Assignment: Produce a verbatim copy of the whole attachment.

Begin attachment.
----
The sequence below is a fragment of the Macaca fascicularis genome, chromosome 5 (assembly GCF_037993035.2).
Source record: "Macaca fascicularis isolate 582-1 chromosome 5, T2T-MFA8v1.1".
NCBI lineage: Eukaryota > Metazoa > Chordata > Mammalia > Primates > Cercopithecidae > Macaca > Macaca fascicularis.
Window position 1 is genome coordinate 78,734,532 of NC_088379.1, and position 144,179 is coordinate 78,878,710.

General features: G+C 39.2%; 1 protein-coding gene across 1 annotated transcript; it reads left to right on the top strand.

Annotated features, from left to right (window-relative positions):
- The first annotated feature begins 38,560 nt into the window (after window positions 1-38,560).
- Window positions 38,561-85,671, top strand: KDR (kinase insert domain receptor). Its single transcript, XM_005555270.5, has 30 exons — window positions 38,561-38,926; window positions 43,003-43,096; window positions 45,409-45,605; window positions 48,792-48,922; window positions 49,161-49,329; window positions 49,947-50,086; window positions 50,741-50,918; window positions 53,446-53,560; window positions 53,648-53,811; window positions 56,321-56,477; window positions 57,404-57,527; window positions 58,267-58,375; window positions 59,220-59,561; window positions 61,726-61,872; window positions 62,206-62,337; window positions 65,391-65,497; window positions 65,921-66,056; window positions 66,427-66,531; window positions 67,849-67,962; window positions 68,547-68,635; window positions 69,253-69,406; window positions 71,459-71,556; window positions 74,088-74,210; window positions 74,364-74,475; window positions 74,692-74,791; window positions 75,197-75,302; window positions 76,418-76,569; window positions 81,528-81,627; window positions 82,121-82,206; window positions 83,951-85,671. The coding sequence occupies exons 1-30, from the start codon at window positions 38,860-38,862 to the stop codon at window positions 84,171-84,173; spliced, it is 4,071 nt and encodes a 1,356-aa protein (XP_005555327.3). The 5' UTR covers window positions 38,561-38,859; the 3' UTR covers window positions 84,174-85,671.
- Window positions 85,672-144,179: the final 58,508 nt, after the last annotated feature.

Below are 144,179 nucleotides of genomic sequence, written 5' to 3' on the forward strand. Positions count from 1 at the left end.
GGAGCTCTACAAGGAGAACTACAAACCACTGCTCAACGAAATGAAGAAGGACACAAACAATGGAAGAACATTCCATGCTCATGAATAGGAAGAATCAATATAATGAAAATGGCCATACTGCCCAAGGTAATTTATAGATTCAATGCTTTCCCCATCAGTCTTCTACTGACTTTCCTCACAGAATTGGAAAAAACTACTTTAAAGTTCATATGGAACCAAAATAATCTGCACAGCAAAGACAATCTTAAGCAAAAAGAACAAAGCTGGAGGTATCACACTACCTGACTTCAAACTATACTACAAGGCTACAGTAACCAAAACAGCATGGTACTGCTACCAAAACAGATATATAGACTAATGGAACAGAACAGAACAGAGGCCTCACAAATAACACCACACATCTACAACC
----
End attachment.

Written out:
The sequence below is a fragment of the Macaca fascicularis genome, chromosome 5 (assembly GCF_037993035.2).
Source record: "Macaca fascicularis isolate 582-1 chromosome 5, T2T-MFA8v1.1".
NCBI lineage: Eukaryota > Metazoa > Chordata > Mammalia > Primates > Cercopithecidae > Macaca > Macaca fascicularis.
Window position 1 is genome coordinate 78,734,532 of NC_088379.1, and position 144,179 is coordinate 78,878,710.

General features: G+C 39.2%; 1 protein-coding gene across 1 annotated transcript; it reads left to right on the top strand.

Annotated features, from left to right (window-relative positions):
- The first annotated feature begins 38,560 nt into the window (after window positions 1-38,560).
- Window positions 38,561-85,671, top strand: KDR (kinase insert domain receptor). Its single transcript, XM_005555270.5, has 30 exons — window positions 38,561-38,926; window positions 43,003-43,096; window positions 45,409-45,605; window positions 48,792-48,922; window positions 49,161-49,329; window positions 49,947-50,086; window positions 50,741-50,918; window positions 53,446-53,560; window positions 53,648-53,811; window positions 56,321-56,477; window positions 57,404-57,527; window positions 58,267-58,375; window positions 59,220-59,561; window positions 61,726-61,872; window positions 62,206-62,337; window positions 65,391-65,497; window positions 65,921-66,056; window positions 66,427-66,531; window positions 67,849-67,962; window positions 68,547-68,635; window positions 69,253-69,406; window positions 71,459-71,556; window positions 74,088-74,210; window positions 74,364-74,475; window positions 74,692-74,791; window positions 75,197-75,302; window positions 76,418-76,569; window positions 81,528-81,627; window positions 82,121-82,206; window positions 83,951-85,671. The coding sequence occupies exons 1-30, from the start codon at window positions 38,860-38,862 to the stop codon at window positions 84,171-84,173; spliced, it is 4,071 nt and encodes a 1,356-aa protein (XP_005555327.3). The 5' UTR covers window positions 38,561-38,859; the 3' UTR covers window positions 84,174-85,671.
- Window positions 85,672-144,179: the final 58,508 nt, after the last annotated feature.

Below are 144,179 nucleotides of genomic sequence, written 5' to 3' on the forward strand. Positions count from 1 at the left end.
GGAGCTCTACAAGGAGAACTACAAACCACTGCTCAACGAAATGAAGAAGGACACAAACAATGGAAGAACATTCCATGCTCATGAATAGGAAGAATCAATATAATGAAAATGGCCATACTGCCCAAGGTAATTTATAGATTCAATGCTTTCCCCATCAGTCTTCTACTGACTTTCCTCACAGAATTGGAAAAAACTACTTTAAAGTTCATATGGAACCAAAATAATCTGCACAGCAAAGACAATCTTAAGCAAAAAGAACAAAGCTGGAGGTATCACACTACCTGACTTCAAACTATACTACAAGGCTACAGTAACCAAAACAGCATGGTACTGCTACCAAAACAGATATATAGACTAATGGAACAGAACAGAACAGAGGCCTCACAAATAACACCACACATCTACAACC